Tikkun olam places our spiritual practice at the heart of the epic, unfolding history of the universe: the evolution and spiritualization of the whole of creation. With each small act of kindness, with each moment of presence and practice, with each effort to see, cleanse, and integrate our inner life, with each heartfelt prayer opening to the higher energies and the higher will, we build the new world and serve the Divine Architect of meaning. Rather than view tikkun olam as a return to the perfection that existed before God created the universe, we consider the spiritualizing action as reaching toward a new and greater perfection than existed before, toward perfecting this flawed world by imbuing the whole of it with the Divine Spirit.

Because of the freedom God necessarily placed into the world, we can infer that the outcome of the whole process truly remains uncertain, that our free choice to serve the Divine and our planet through fulfilling our highest destiny really matters, that despite our insignificant size with respect to the universe our personal inner work makes a difference. If we can raise ourselves to the station where the Divine can see and act through us, then we complete the momentous work of restoring at least one part to the Whole. And so, with the great Kabbalist, we discover a vision of unbounded meaning: perfecting ourselves, perfecting the world, and helping God.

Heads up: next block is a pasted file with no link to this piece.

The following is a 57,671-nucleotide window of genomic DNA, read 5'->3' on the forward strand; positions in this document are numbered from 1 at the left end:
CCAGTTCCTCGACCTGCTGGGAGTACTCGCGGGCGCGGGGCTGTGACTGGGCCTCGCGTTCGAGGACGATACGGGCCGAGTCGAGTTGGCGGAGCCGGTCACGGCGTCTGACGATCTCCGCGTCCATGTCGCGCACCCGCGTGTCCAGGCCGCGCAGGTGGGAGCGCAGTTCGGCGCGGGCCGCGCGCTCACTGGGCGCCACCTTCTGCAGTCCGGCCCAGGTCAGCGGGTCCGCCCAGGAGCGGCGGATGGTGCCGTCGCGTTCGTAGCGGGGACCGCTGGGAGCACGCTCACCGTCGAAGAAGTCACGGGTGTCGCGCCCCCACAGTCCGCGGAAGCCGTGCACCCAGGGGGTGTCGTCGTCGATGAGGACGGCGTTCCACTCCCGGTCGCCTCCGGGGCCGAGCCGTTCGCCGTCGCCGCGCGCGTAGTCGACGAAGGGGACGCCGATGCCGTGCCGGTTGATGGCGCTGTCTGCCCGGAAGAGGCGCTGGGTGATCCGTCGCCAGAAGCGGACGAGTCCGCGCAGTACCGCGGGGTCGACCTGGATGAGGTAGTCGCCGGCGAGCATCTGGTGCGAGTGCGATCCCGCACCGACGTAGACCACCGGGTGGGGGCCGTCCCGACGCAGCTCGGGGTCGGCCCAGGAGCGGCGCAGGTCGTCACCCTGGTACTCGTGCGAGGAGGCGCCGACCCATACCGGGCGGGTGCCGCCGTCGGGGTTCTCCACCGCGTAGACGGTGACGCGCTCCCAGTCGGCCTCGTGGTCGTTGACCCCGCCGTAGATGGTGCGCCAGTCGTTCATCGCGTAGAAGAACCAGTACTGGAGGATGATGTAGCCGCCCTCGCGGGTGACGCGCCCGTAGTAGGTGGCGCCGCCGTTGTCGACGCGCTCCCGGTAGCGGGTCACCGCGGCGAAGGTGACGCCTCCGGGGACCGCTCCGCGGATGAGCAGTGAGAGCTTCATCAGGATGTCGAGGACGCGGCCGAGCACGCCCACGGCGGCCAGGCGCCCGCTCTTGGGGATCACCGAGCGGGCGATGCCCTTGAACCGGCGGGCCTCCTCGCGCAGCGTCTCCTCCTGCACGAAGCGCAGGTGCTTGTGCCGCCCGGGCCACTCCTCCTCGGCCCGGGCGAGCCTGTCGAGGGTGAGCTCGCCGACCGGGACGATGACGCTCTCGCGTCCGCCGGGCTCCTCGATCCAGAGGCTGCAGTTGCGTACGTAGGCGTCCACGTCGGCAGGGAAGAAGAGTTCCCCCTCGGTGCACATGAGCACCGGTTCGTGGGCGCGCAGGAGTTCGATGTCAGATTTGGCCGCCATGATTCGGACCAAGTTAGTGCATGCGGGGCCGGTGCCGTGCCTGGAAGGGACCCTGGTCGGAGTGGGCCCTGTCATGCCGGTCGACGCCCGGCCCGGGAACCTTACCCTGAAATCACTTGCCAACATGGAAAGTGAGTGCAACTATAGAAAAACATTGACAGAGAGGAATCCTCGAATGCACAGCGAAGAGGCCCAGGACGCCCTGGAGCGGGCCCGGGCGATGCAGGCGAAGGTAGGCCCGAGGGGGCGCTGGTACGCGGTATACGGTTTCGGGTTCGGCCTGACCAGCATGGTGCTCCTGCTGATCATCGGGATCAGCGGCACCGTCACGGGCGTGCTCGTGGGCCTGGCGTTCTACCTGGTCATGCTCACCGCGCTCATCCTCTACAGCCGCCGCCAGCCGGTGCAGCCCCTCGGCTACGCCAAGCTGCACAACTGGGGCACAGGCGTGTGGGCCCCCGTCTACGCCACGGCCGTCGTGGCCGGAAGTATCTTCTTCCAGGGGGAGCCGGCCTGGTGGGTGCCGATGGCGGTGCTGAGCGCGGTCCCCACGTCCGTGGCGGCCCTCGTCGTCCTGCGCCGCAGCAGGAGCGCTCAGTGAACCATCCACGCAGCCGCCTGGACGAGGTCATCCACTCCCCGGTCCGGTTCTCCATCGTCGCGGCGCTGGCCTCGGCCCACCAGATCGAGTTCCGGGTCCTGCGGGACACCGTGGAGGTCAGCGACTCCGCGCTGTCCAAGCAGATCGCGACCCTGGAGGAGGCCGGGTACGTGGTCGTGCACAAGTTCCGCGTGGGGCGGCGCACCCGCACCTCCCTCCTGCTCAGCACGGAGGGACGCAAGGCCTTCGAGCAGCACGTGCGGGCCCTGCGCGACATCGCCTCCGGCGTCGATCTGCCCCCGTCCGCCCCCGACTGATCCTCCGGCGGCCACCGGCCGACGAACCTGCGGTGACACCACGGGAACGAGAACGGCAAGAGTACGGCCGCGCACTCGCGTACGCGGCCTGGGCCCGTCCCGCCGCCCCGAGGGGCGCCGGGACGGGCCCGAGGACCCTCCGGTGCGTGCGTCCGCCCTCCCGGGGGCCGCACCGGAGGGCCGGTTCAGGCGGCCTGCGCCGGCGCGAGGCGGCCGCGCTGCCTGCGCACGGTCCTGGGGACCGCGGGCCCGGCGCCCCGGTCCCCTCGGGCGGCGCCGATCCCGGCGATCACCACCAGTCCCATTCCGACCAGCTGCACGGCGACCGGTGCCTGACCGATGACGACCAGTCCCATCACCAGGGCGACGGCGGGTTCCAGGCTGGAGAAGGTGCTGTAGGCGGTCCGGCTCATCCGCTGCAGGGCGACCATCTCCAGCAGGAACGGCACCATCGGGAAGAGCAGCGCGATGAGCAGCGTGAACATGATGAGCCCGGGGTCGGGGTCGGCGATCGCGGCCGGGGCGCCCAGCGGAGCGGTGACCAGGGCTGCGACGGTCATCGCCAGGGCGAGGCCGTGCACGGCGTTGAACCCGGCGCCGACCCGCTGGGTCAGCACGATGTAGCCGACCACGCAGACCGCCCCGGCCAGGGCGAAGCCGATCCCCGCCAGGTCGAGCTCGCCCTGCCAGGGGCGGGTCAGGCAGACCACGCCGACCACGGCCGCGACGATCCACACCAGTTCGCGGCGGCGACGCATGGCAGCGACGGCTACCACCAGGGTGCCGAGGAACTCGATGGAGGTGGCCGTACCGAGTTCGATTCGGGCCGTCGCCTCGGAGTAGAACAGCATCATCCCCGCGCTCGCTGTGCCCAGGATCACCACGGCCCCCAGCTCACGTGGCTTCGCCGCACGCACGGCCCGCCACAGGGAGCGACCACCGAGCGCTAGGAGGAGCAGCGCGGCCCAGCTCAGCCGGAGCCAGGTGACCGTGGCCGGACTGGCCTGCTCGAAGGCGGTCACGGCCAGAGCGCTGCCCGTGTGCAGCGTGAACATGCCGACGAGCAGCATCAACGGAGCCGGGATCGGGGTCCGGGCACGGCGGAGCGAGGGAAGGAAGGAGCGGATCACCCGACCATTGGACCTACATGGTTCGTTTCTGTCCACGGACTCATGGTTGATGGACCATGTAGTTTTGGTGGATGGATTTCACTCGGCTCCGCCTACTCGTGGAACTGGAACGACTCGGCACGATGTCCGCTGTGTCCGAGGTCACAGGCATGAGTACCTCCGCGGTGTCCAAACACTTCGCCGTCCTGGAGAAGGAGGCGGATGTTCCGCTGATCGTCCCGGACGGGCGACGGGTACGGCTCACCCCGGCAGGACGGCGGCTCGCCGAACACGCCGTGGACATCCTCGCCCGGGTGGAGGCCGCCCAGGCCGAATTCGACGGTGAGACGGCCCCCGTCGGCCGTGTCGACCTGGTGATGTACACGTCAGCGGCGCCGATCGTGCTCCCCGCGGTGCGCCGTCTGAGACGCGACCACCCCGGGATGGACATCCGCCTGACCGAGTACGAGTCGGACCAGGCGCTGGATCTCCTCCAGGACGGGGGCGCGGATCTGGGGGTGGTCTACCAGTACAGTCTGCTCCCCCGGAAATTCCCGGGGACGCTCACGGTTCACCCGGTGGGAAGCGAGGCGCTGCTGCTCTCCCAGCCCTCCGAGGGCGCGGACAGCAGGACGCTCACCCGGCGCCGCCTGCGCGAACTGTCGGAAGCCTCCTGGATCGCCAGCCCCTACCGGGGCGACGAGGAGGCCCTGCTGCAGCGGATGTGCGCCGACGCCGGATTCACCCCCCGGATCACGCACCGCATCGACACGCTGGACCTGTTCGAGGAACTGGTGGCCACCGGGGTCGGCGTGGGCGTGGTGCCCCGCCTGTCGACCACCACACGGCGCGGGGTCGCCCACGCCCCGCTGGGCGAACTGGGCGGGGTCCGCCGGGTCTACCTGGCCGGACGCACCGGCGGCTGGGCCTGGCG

[1] Rabbi Chaim Vital, Gates of Holiness, quoted in Kaplan, Aryeh, Meditation and the Bible (Boston: Weiser Books, 1978), pp. 47-56.

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An eloquent view of the neccesity of observation in understanding…

“An observant person sees things overlooked by others. A scientist sees things going on and then asks how these goings-on array themselves into patterns, patterns that are reliable and predictable. A really good scientist–or a really good artist for that matter, anyone whose mind and soul are capable of some extension–sees what is going on, sees the patterns, and asks, ‘Why?’ What underlying forces are at work? How are those forces exerting themselves? How may we understand? Once pried from the universe by a great mind or a discerning heart, the hard-won understanding may then be conveyed and conferred upon humanity at large. A painting is nothing more than light reflected from the surface of a pigment-covered canvas. But a great painter can make you see the depth, make you feel the underlying emotion, make you sense the larger world. That, too, is the power of science: to sense and convey the depth and dimensionality of nature, to glance at the surface and to divine the shape of the universe around us.”

— Carl Safiña – ‘Song for the Blue Ocean‘ – 2think.org